What Are the Differences between Seeds and Seedlings?
The main difference between seeds and seedlings is that seeds are planted in the ground to grow new plants and seedlings are actually young plants, already sprouted from the seed. Generally, seeds are more suitable for planting inside, and seedlings can be easily planted either inside or outside. Seedlings require “hardening” before they are planted fully outside, which can be thought of as gradually introducing them to the harsh, outside world. Seeds, conversely, are best germinated to create seedlings by wrapping them in a moist paper towel, or in a seed tray indoors.
Gardeners ordinarily have no trouble distinguishing between seeds and seedlings, because they are wildly different in appearance due to the differing stages of their lives. Seeds are usually small and hard, often brown or black in color. Seedlings are small plants, usually made up of a single stem supporting a couple of small leaves. Essentially, seeds are the equivalent to the egg inside a woman’s womb and seedlings are equivalent to a developing fetus. While the ingredients within them are essentially the same, they are at a different stage of development.
The variations in caring for plants comes from the inherent differences between seeds and seedlings. For example, when growing a seed into a seedling, an indoor environment is preferable. This is because indoor growing provides the gardener with more control over the general environmental factors, such as temperature, moisture, and sunlight. Germinating seeds can be done by placing the seed in the center of a moist paper towel or by planting them in soil using a seed tray. Seeds require more care when germinating, because they are susceptible to damage by a variety of factors.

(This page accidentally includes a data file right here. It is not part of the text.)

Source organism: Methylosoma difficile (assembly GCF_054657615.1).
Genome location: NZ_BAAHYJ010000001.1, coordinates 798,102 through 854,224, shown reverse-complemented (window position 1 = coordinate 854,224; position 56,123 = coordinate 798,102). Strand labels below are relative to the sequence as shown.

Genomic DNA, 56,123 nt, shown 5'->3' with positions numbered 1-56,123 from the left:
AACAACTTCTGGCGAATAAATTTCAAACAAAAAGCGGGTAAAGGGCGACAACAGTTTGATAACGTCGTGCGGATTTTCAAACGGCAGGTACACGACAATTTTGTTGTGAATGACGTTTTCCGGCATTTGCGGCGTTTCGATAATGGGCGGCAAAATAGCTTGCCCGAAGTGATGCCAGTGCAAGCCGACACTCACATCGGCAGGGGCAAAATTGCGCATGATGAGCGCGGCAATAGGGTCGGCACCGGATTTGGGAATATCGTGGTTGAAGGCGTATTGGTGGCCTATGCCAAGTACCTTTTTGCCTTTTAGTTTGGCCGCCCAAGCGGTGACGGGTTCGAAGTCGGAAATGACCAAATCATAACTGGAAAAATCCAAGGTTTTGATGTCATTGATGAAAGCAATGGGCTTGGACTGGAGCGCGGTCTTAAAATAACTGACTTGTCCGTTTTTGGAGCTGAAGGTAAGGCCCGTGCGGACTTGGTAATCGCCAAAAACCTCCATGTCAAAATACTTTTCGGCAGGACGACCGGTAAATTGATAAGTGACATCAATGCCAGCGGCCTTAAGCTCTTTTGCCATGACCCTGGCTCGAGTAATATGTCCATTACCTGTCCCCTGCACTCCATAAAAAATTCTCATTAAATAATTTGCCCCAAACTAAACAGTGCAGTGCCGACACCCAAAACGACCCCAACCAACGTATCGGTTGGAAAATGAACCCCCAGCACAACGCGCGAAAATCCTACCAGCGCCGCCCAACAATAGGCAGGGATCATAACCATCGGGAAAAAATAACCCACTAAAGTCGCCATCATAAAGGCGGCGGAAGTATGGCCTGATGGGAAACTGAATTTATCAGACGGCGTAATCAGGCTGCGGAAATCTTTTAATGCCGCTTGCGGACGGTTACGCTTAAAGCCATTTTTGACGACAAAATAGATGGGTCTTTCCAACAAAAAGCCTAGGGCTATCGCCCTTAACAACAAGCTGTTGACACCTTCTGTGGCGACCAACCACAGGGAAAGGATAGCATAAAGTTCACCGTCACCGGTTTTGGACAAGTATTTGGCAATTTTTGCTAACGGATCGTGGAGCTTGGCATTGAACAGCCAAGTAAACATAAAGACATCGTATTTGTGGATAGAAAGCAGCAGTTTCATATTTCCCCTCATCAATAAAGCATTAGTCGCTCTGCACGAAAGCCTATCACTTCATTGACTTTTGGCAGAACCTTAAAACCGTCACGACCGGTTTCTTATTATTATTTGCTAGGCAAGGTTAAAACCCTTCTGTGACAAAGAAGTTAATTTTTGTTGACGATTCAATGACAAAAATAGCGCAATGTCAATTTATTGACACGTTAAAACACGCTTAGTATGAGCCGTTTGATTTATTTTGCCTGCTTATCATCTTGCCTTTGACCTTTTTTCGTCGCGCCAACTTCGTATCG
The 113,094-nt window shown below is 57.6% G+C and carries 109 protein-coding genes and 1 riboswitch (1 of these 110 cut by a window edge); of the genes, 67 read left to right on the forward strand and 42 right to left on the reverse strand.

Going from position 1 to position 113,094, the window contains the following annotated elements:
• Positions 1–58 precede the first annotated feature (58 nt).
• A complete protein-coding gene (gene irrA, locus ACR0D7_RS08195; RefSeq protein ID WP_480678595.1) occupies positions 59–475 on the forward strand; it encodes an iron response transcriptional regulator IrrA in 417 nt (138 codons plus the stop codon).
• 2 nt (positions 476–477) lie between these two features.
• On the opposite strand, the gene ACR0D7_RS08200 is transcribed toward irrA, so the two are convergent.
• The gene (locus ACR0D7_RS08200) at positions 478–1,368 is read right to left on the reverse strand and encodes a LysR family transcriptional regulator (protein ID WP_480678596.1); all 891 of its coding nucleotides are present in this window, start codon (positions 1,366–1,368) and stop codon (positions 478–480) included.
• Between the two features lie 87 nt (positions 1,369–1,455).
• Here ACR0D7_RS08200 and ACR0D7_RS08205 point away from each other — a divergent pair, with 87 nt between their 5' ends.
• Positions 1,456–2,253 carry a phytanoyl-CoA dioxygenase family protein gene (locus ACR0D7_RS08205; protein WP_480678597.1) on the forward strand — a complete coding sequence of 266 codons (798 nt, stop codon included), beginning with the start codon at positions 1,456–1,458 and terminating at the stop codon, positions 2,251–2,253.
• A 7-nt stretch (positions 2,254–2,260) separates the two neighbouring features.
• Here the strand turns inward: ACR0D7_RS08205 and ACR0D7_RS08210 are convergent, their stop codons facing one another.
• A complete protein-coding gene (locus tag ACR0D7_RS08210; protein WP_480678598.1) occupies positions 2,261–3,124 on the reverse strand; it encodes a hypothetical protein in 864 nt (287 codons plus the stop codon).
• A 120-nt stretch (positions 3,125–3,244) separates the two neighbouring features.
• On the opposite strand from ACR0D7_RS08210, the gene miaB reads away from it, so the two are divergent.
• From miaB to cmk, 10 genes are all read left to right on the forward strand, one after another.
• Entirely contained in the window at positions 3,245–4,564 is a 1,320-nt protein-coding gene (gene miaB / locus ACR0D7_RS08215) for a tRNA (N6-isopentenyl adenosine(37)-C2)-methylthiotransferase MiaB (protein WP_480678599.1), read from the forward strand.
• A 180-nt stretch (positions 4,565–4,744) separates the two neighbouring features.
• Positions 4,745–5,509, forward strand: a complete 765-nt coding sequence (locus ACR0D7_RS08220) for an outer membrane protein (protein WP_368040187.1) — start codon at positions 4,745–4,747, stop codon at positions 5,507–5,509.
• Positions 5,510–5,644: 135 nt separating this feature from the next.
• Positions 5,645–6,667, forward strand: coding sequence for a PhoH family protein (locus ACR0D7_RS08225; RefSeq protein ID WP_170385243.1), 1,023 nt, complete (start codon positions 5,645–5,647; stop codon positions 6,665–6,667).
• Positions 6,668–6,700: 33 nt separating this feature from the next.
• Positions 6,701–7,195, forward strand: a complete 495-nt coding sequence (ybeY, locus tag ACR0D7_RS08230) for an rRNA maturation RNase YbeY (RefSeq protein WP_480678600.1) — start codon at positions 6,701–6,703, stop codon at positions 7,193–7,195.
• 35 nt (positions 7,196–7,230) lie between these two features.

The places seeds and seedlings should be grown differs depending on many factors, but seedlings are generally better off outside. This gives them more access to sunlight and usually enables them to grow much larger. Before seedlings are transported outside forever, they need to go through a process known as hardening, which gradually introduces them to the outside world. This is done by taking the seedlings outside for a large portion of the day and bringing them in at night. Indoors, plants are much safer from environmental factors, so gradual introduction is required for a smooth transition.
One major difference between seeds and seedlings is that seeds benefit from being covered and seedlings are often hurt by it. This is because covering pots over keeps the soil moist and generally provides a humid environment, which is good for seeds. Humidity is the ideal breeding ground for various types of fungi and aphids, however, which can damage seedlings. Once sprouted, gardeners should remove the cover to give seedlings fresh air.
@rundocuri- I think that the answer to your question will depend on the type of plants you decide to grow from seed. Plants like tomatoes and squash can be started this way, but it takes a lot of time for them to reach the size necessary to transplant them to the garden. I prefer to start with seedlings when it comes to those types of crops.
@rundocuri- If you have seeds, the time, and the space, growing a vegetable garden from seeds is affordable and rewarding. The problem that many gardeners who live in regions with short summers face is that many crops have to be planted before the risk of frost is over in order to have produce by harvest time.
If you live in this type of area and you want to plant seeds for the upcoming planting season, you will need a warm, sunny, indoor area and supplies to start your seeds. This could end up being just as costly as buying seedlings after the threat of frost has passed.
I plant a vegetable garden every year, and usually start my plants from seedlings that I get from my local nursery. To save money, this year I am thinking about planting my spring crop from seeds. Since I'm not use to planting this way, I'm looking for some tips to get started.
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